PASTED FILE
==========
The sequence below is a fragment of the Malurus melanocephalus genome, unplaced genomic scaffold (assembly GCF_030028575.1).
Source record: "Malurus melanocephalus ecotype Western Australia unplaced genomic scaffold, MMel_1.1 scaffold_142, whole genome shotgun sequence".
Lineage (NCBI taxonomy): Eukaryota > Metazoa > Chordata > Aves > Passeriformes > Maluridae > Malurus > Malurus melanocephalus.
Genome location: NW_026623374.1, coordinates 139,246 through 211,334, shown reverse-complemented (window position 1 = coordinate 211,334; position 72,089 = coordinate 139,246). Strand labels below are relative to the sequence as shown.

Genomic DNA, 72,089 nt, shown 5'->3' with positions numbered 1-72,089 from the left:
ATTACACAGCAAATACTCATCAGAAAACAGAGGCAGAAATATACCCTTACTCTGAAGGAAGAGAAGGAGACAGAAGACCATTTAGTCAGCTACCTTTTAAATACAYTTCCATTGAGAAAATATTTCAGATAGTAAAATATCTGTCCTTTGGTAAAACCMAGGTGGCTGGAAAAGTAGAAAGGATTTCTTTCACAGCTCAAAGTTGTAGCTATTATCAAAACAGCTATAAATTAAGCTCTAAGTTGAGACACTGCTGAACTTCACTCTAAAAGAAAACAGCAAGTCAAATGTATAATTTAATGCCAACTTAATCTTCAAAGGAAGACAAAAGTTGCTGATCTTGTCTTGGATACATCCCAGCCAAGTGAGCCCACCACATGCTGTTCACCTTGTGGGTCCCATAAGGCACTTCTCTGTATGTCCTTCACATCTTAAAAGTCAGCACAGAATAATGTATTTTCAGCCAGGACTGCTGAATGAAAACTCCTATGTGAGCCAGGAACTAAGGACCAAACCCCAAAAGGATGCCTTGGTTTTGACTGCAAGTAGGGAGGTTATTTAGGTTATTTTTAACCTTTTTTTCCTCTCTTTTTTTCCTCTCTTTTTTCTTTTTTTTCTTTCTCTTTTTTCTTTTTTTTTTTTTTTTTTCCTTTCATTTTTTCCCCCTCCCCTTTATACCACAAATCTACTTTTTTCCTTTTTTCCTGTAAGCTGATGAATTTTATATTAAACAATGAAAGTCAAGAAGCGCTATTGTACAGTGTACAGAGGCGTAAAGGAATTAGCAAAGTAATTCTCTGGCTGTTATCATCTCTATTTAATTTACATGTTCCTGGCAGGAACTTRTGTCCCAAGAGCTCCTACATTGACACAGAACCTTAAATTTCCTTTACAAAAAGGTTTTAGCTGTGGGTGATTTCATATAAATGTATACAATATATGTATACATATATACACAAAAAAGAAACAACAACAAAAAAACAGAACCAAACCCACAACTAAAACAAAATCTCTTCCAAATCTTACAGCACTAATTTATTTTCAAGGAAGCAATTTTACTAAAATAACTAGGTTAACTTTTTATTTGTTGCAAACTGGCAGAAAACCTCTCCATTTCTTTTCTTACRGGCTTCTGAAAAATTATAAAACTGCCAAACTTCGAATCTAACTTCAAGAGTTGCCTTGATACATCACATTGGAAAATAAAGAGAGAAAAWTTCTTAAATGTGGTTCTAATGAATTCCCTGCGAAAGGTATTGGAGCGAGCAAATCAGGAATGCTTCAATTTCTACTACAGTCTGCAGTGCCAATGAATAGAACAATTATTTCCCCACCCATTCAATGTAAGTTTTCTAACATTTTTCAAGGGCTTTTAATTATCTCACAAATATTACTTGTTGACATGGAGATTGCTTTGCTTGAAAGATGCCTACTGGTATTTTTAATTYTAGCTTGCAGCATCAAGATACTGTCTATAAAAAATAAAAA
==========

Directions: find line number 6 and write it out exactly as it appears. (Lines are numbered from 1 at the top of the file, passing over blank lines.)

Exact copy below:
ATTACACAGCAAATACTCATCAGAAAACAGAGGCAGAAATATACCCTTACTCTGAAGGAAGAGAAGGAGACAGAAGACCATTTAGTCAGCTACCTTTTAAATACAYTTCCATTGAGAAAATATTTCAGATAGTAAAATATCTGTCCTTTGGTAAAACCMAGGTGGCTGGAAAAGTAGAAAGGATTTCTTTCACAGCTCAAAGTTGTAGCTATTATCAAAACAGCTATAAATTAAGCTCTAAGTTGAGACACTGCTGAACTTCACTCTAAAAGAAAACAGCAAGTCAAATGTATAATTTAATGCCAACTTAATCTTCAAAGGAAGACAAAAGTTGCTGATCTTGTCTTGGATACATCCCAGCCAAGTGAGCCCACCACATGCTGTTCACCTTGTGGGTCCCATAAGGCACTTCTCTGTATGTCCTTCACATCTTAAAAGTCAGCACAGAATAATGTATTTTCAGCCAGGACTGCTGAATGAAAACTCCTATGTGAGCCAGGAACTAAGGACCAAACCCCAAAAGGATGCCTTGGTTTTGACTGCAAGTAGGGAGGTTATTTAGGTTATTTTTAACCTTTTTTTCCTCTCTTTTTTTCCTCTCTTTTTTCTTTTTTTTCTTTCTCTTTTTTCTTTTTTTTTTTTTTTTTTCCTTTCATTTTTTCCCCCTCCCCTTTATACCACAAATCTACTTTTTTCCTTTTTTCCTGTAAGCTGATGAATTTTATATTAAACAATGAAAGTCAAGAAGCGCTATTGTACAGTGTACAGAGGCGTAAAGGAATTAGCAAAGTAATTCTCTGGCTGTTATCATCTCTATTTAATTTACATGTTCCTGGCAGGAACTTRTGTCCCAAGAGCTCCTACATTGACACAGAACCTTAAATTTCCTTTACAAAAAGGTTTTAGCTGTGGGTGATTTCATATAAATGTATACAATATATGTATACATATATACACAAAAAAGAAACAACAACAAAAAAACAGAACCAAACCCACAACTAAAACAAAATCTCTTCCAAATCTTACAGCACTAATTTATTTTCAAGGAAGCAATTTTACTAAAATAACTAGGTTAACTTTTTATTTGTTGCAAACTGGCAGAAAACCTCTCCATTTCTTTTCTTACRGGCTTCTGAAAAATTATAAAACTGCCAAACTTCGAATCTAACTTCAAGAGTTGCCTTGATACATCACATTGGAAAATAAAGAGAGAAAAWTTCTTAAATGTGGTTCTAATGAATTCCCTGCGAAAGGTATTGGAGCGAGCAAATCAGGAATGCTTCAATTTCTACTACAGTCTGCAGTGCCAATGAATAGAACAATTATTTCCCCACCCATTCAATGTAAGTTTTCTAACATTTTTCAAGGGCTTTTAATTATCTCACAAATATTACTTGTTGACATGGAGATTGCTTTGCTTGAAAGATGCCTACTGGTATTTTTAATTYTAGCTTGCAGCATCAAGATACTGTCTATAAAAAATAAAAA